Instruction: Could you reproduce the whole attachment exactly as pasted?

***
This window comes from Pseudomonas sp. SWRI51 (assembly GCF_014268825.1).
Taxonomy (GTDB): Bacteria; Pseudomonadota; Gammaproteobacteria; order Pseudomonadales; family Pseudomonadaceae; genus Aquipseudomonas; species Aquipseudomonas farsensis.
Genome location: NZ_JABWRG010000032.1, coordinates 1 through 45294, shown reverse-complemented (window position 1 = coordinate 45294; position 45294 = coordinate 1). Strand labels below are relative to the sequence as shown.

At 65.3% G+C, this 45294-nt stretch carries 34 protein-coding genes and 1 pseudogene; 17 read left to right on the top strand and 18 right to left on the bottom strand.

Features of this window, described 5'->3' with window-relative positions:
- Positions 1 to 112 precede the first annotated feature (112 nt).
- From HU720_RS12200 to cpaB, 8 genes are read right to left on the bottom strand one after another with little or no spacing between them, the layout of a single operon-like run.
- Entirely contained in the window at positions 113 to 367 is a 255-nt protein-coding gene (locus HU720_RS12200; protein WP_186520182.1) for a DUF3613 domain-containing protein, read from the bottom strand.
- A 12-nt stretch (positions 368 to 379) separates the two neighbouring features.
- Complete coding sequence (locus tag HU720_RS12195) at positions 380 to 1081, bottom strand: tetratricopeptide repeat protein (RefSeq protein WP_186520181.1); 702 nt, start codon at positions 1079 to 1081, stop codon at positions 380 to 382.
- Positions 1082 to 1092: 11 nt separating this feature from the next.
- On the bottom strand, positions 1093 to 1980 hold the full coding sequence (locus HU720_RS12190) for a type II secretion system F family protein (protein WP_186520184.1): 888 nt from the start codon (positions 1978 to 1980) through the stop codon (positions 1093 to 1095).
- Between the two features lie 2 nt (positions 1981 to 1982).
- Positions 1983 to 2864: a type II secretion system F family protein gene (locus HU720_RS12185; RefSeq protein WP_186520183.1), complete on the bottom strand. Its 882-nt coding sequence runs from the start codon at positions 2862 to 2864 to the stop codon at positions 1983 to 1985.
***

This window comes from Pseudomonas sp. SWRI51 (assembly GCF_014268825.1).
Taxonomy (GTDB): Bacteria; Pseudomonadota; Gammaproteobacteria; order Pseudomonadales; family Pseudomonadaceae; genus Aquipseudomonas; species Aquipseudomonas farsensis.
Genome location: NZ_JABWRG010000032.1, coordinates 1 through 45294, shown reverse-complemented (window position 1 = coordinate 45294; position 45294 = coordinate 1). Strand labels below are relative to the sequence as shown.

At 65.3% G+C, this 45294-nt stretch carries 34 protein-coding genes and 1 pseudogene; 17 read left to right on the top strand and 18 right to left on the bottom strand.

Features of this window, described 5'->3' with window-relative positions:
- Positions 1 to 112 precede the first annotated feature (112 nt).
- From HU720_RS12200 to cpaB, 8 genes are read right to left on the bottom strand one after another with little or no spacing between them, the layout of a single operon-like run.
- Entirely contained in the window at positions 113 to 367 is a 255-nt protein-coding gene (locus HU720_RS12200; protein WP_186520182.1) for a DUF3613 domain-containing protein, read from the bottom strand.
- A 12-nt stretch (positions 368 to 379) separates the two neighbouring features.
- Complete coding sequence (locus tag HU720_RS12195) at positions 380 to 1081, bottom strand: tetratricopeptide repeat protein (RefSeq protein WP_186520181.1); 702 nt, start codon at positions 1079 to 1081, stop codon at positions 380 to 382.
- Positions 1082 to 1092: 11 nt separating this feature from the next.
- On the bottom strand, positions 1093 to 1980 hold the full coding sequence (locus HU720_RS12190) for a type II secretion system F family protein (protein WP_186520184.1): 888 nt from the start codon (positions 1978 to 1980) through the stop codon (positions 1093 to 1095).
- Between the two features lie 2 nt (positions 1981 to 1982).
- Positions 1983 to 2864: a type II secretion system F family protein gene (locus HU720_RS12185; RefSeq protein WP_186520183.1), complete on the bottom strand. Its 882-nt coding sequence runs from the start codon at positions 2862 to 2864 to the stop codon at positions 1983 to 1985.